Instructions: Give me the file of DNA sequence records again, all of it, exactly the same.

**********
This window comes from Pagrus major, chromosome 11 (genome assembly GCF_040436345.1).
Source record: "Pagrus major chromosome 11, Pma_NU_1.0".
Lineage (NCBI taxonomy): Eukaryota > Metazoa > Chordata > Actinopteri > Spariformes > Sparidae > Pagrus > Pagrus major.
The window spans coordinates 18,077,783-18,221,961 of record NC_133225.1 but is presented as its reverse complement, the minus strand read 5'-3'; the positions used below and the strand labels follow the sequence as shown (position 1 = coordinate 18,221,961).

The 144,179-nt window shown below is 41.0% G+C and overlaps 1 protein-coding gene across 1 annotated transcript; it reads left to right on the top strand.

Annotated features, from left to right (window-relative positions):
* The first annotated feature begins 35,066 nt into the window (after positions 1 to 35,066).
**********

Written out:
This window comes from Pagrus major, chromosome 11 (genome assembly GCF_040436345.1).
Source record: "Pagrus major chromosome 11, Pma_NU_1.0".
Lineage (NCBI taxonomy): Eukaryota > Metazoa > Chordata > Actinopteri > Spariformes > Sparidae > Pagrus > Pagrus major.
The window spans coordinates 18,077,783-18,221,961 of record NC_133225.1 but is presented as its reverse complement, the minus strand read 5'-3'; the positions used below and the strand labels follow the sequence as shown (position 1 = coordinate 18,221,961).

The 144,179-nt window shown below is 41.0% G+C and overlaps 1 protein-coding gene across 1 annotated transcript; it reads left to right on the top strand.

Annotated features, from left to right (window-relative positions):
* The first annotated feature begins 35,066 nt into the window (after positions 1 to 35,066).